(BANGKOK, THAILAND) – Country representatives meeting in Bangkok, Thailand, for the 16th Meeting of the Conference of the Parties to the Convention on International Trade in Endangered Species of Wild Fauna and Flora (CITES) today discussed urgent issues relating to the protection of rhinoceroses against a backdrop of massive poaching and illegal rhino horn trade, which has resulted in more than 140 rhino poached in South Africa alone since the start of 2013.
After intense Working Group deliberations this week, CITES adopted a series of important recommendations for strengthening national legislation and enforcement and measures to reduce the demand for rhino horn. CITES will promote international collaboration on law enforcement, including the use of technologies and legal mechanisms to combat organised crime. Additionally, Parties were encouraged to adopt stricter domestic measures to prevent the movement of rhino horn across national borders.
“The decisions agreed at this meeting ask Parties to increase controls on rhino horn poaching, trade and consumption, particularly in countries like Mozambique where so many poachers operate along the border with South Africa, and Vietnam where much of the illegal horn ends up”, said Mark Jones, Executive Director of Humane Society International/UK and Co-Chair of the Species Survival Network Rhino Working Group. “It’s encouraging to see attention focused where it is needed most and CITES nations collectively and loudly calling for tightening of trade controls and stricter penalties for illegal activities – but more must be done to save rhinos before it’s too late.”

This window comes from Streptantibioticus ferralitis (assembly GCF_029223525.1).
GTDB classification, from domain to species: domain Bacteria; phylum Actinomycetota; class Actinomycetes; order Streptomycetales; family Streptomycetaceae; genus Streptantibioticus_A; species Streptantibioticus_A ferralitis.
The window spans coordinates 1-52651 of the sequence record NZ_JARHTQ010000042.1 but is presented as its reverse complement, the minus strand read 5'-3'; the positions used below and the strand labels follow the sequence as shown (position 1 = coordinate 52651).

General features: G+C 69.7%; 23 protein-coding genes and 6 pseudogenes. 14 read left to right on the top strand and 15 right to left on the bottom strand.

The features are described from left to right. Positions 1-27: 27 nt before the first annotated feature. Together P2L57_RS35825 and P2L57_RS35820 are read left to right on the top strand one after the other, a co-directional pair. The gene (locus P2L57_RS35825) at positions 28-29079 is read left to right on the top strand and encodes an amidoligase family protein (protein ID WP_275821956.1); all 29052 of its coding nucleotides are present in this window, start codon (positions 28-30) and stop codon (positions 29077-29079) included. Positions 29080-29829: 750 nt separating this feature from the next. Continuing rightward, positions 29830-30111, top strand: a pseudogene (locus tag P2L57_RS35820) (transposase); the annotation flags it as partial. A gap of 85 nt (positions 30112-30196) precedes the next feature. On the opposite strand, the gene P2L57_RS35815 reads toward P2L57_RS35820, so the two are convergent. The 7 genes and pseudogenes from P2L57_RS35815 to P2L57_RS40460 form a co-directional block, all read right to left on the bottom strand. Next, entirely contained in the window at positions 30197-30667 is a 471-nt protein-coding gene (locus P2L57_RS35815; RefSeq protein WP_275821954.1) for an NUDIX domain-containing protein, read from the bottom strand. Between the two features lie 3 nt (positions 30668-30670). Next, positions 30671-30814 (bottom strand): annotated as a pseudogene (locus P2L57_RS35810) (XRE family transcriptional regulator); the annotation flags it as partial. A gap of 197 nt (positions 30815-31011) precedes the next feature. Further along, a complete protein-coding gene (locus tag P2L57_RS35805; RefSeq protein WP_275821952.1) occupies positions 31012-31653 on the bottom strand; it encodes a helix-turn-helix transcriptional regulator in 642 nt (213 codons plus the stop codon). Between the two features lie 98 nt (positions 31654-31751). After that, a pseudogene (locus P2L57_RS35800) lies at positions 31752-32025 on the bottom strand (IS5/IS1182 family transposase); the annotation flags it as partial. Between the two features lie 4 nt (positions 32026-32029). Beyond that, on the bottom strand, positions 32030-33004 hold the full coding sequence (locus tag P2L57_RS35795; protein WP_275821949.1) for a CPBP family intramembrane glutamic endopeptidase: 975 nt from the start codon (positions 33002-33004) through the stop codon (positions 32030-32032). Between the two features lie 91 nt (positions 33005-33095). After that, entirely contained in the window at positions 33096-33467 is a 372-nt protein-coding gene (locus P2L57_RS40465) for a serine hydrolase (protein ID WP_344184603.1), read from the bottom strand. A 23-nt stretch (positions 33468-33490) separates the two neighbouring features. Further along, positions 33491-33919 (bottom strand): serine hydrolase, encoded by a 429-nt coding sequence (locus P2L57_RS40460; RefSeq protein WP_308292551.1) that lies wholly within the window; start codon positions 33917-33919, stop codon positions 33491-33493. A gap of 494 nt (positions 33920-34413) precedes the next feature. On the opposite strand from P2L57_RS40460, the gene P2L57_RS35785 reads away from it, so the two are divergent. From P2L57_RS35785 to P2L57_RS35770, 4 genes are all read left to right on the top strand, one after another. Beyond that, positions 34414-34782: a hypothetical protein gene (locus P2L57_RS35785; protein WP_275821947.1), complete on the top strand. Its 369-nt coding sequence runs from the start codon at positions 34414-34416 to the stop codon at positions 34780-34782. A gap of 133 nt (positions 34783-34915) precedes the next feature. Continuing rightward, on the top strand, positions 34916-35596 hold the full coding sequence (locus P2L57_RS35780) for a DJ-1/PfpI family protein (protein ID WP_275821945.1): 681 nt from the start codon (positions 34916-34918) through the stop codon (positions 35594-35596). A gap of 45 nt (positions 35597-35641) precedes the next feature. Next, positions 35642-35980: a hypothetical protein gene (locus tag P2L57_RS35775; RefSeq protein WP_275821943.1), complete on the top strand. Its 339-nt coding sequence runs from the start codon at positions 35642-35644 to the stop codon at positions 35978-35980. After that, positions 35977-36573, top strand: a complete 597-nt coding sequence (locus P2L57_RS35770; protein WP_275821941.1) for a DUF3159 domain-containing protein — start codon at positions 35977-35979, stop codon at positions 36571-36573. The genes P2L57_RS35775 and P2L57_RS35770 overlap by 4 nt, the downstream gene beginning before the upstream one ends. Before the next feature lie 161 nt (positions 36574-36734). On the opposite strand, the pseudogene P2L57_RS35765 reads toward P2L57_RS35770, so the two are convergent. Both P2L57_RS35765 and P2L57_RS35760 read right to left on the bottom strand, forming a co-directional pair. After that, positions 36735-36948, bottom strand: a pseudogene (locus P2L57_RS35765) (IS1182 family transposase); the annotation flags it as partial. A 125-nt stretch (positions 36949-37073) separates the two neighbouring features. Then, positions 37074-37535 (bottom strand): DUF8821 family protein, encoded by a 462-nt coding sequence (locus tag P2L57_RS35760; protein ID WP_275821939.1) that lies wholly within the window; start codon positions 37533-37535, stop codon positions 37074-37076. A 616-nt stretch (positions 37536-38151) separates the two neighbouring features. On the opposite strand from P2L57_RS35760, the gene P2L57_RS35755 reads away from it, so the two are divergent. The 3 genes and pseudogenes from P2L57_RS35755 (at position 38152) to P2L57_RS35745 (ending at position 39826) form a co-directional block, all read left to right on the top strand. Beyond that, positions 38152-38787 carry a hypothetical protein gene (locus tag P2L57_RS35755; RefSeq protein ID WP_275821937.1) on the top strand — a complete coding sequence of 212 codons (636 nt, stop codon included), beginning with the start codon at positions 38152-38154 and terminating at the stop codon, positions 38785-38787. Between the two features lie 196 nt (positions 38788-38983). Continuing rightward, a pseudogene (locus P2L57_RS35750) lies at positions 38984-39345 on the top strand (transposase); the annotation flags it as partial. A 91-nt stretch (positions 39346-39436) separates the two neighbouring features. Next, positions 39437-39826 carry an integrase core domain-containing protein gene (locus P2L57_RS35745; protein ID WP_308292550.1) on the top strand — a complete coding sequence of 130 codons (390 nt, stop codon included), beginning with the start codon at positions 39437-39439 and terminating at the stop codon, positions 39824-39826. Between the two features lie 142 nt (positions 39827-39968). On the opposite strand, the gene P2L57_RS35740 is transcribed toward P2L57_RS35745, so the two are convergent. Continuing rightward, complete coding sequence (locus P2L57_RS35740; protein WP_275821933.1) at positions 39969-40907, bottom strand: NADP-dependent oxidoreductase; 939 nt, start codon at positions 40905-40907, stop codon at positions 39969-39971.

Fuelled by rapidly increasing demand in the Far East, particularly in Vietnam where rhino horn can command prices of up to US$65,000/kg (US$27,000 a pound), the surge in rhino poaching, which has seen close to 2,000 rhinos killed for their horns in South Africa alone since 2007, shows no sign of abating. Organised criminal syndicates are often behind these brutal rhino fatalities. If poaching continues to rise at current rates, experts predict the world’s rhino populations could start to crash in just three years.
SSN remains concerned about long-term plans within South Africa for reopening rhino horn trade. A high-level South African delegation, led by Environment Minister Edna Molewa, held several side events and debates in Bangkok ‘testing the water’ as to how a future pro-trade rhino horn proposal might be received. “The South African authorities are clearly coming under huge pressure from the private ranchers, who own around a quarter of the country’s rhinos,” said Jones. “These ranchers are sitting on rhino horn that is worth a small fortune, and are looking for a way of realising its value. However, legalising rhino horn isn’t going to help conserve wild rhinos, and could well make the situation a whole lot worse by further stimulating demand and allowing illegal horn to be laundered into a legal market. Vietnam and China, the likely consumer countries, are in no position to effectively regulate a legal market in rhino horn and the results could be catastrophic.”